Exceptions from respiratory protection regulations allowing the use of surgical masks only apply to healthcare facilities and emergency medical services, the Occupational Safety and Health Administration (OSHA) reminded employers. Other employers must provide respirators, the agency explained in guidance discussing the differences among cloth face coverings, surgical masks, and respirators.
OSHA does not consider surgical masks or cloth face coverings suitable substitutes for respirators in complying with substance-specific standards, such as those for asbestos and silica. The agency encouraged employers to rely on the hierarchy of controls, eliminating or substituting out workplace hazards and using engineering controls, such as ventilation or wetting, and administrative controls like modification of task duration to limit exposures.
Agency guidance granted compliance safety and health officers (CSHOs) enforcement discretion related to respirator use. OSHA acknowledged it may be necessary to extend the use of or allow reuse of certain respirators, use of respirators beyond their manufacturer’s recommended shelf life, or use of respirators certified under the standards of other countries or jurisdictions but that have not been evaluated or approved by the National Institute for Occupational Safety and Health (NIOSH).
Guidance from OSHA and the Centers for Disease Control and Prevention (CDC) covering crisis strategies to extend the supply of respirators was intended only for healthcare employers.
Other employers should delay a task if the task poses imminent danger and controls are not feasible and appropriate respirators are not available, according to OSHA. The task should be delayed until feasible control measures are available to prevent exposures or reduce them to levels at or below the agency’s permissible exposure limit (PEL).
Face Coverings, Surgical Masks, Respirators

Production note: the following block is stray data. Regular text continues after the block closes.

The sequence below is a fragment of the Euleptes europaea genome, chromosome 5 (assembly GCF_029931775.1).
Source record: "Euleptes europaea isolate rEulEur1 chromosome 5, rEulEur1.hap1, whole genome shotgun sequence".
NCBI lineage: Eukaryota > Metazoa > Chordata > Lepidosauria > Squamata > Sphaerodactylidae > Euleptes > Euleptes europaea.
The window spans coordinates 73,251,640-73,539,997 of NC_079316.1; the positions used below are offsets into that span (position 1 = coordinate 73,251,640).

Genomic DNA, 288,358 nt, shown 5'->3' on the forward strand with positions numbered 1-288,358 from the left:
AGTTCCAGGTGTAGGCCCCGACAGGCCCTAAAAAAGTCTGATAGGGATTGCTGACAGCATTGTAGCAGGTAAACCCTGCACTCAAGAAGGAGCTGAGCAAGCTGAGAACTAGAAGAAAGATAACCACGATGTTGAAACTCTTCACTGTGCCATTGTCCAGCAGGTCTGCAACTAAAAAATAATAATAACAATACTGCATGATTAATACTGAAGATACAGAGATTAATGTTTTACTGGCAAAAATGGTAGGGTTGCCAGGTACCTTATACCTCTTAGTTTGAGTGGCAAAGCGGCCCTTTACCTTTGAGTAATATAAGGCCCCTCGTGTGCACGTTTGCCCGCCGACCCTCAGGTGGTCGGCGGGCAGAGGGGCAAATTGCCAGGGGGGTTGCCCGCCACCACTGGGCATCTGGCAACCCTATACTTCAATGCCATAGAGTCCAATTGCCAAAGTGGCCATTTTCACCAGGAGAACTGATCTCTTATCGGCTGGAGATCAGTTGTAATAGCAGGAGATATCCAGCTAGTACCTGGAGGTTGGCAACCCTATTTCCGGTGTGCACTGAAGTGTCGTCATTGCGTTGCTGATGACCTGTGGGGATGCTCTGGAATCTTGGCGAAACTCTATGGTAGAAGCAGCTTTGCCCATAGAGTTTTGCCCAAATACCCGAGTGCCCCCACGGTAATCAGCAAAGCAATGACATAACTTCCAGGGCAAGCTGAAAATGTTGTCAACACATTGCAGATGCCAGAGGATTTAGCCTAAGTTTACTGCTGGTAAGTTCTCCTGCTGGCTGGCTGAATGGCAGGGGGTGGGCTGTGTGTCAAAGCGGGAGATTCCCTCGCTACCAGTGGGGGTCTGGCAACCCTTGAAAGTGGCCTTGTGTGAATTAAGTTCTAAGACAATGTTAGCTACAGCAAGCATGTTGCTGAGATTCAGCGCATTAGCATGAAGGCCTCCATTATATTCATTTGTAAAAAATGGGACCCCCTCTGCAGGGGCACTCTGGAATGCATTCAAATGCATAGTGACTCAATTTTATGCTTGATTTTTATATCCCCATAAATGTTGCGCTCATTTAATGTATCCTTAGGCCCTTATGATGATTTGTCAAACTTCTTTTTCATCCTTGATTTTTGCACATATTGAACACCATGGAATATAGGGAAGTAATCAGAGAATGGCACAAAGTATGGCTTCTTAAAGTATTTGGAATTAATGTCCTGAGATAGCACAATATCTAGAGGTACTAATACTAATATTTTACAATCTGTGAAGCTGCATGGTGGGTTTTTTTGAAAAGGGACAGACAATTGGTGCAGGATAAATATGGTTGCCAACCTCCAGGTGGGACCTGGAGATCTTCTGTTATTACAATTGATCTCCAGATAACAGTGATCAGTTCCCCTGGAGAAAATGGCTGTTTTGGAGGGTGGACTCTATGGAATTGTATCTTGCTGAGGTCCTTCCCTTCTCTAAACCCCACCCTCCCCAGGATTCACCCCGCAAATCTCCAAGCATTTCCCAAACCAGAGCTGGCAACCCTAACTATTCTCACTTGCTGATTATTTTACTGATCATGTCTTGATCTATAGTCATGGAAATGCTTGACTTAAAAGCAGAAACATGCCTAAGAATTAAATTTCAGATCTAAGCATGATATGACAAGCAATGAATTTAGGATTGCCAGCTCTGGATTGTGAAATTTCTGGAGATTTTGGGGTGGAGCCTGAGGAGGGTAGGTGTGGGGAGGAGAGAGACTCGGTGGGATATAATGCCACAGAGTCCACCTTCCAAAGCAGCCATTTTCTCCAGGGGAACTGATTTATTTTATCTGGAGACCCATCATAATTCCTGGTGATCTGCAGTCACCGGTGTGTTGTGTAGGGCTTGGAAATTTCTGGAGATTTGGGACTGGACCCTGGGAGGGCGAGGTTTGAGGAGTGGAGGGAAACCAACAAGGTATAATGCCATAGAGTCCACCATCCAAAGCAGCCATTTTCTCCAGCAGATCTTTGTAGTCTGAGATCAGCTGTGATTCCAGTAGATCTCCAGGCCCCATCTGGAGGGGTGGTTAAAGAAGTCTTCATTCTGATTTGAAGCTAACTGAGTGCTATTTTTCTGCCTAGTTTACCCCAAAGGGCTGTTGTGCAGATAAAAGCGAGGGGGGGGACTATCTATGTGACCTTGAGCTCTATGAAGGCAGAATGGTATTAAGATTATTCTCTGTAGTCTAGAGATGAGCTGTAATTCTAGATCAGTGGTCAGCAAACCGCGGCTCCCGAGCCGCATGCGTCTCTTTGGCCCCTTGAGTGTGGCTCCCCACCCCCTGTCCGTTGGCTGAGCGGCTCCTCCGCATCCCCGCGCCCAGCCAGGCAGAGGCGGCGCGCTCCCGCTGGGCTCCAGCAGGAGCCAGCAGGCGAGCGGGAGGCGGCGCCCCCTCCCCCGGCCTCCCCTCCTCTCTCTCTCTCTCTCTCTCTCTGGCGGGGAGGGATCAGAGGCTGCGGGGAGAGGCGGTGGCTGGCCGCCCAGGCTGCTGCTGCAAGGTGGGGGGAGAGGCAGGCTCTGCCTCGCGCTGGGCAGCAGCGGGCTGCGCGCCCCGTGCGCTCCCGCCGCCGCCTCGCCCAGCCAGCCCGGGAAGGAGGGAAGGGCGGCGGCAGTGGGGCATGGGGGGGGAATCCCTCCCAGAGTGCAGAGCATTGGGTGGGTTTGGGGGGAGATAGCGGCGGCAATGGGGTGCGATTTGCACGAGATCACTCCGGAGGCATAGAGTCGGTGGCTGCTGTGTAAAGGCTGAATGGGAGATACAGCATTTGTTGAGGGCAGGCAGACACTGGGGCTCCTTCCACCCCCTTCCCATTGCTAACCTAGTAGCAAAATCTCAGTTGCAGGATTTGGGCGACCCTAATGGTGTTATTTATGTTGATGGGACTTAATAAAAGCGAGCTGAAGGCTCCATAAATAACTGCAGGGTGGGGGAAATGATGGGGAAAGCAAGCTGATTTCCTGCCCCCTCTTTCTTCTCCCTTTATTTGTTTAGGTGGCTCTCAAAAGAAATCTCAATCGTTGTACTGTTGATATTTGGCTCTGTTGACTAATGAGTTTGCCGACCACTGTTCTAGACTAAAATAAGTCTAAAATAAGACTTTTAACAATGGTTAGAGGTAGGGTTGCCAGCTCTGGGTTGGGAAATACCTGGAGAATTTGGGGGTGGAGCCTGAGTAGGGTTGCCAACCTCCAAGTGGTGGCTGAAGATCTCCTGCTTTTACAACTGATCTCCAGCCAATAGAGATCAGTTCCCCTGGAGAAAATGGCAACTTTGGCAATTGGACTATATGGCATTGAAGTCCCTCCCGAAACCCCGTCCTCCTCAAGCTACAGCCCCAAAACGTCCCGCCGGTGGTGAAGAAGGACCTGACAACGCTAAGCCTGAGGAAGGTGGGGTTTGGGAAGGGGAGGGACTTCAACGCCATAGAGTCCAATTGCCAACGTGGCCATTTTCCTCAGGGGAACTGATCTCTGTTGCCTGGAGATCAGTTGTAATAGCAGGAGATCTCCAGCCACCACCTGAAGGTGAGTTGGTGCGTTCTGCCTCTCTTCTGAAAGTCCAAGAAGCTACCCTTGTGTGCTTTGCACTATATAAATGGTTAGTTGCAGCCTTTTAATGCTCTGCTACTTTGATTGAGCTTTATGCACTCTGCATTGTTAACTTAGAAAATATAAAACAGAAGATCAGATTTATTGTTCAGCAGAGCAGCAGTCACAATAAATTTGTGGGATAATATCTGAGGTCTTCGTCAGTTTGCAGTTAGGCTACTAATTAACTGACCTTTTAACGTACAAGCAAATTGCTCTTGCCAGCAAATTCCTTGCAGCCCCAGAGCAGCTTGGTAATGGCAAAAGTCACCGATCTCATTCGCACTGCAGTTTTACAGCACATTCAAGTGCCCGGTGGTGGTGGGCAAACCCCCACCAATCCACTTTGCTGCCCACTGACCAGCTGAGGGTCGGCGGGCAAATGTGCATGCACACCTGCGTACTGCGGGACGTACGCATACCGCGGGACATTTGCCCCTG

Cloth face coverings are worn in public to prevent the wearer from infecting others from COVID-19 or other airborne infections, according to the agency. Worn in public over the nose and mouth, cloth face coverings contain the wearer’s potentially infectious respiratory droplets produced when the infected person coughs, sneezes, or talks and can limit the spread of SARS-CoV-2, the virus that causes the coronavirus disease 2019 (COVID-19), to others.
Face coverings may be commercially produced or improvised—bandanas, scarves, or items made from t-shirts or other fabrics.
Face coverings are not considered personal protective equipment (PPE) and likely will not protect the wearer from transmissible infectious agents due to loose fit and lack of seal or inadequate filtration.
Surgical masks typically are cleared by the U.S. Food and Drug Administration as medical devices and usually are worn to contain the wearer’s respiratory droplets—healthcare workers, such as surgeons, wear them to avoid contaminating surgical sites, and dentists and dental hygienists wear them to protect patients. During the ongoing pandemic, surgical masks are being used as a stopgap PPE measure for healthcare and emergency medical services workers to protect workers against splashes and sprays containing potentially infectious materials.
However, not all masks that look like surgical masks actually are medical-grade, cleared devices.
Respirators are used to prevent workers from inhaling small particles, including airborne transmissible or aerosolized infectious agents. Respirators like N95 filtering facepiece respirators must be provided and used in accordance with OSHA’s respiratory protection standard (29 CFR 1910.134).
The respiratory protection standard contains requirements for proper training, fit testing, medical evaluations and monitoring, cleaning, and program oversight by a knowledgeable staff member.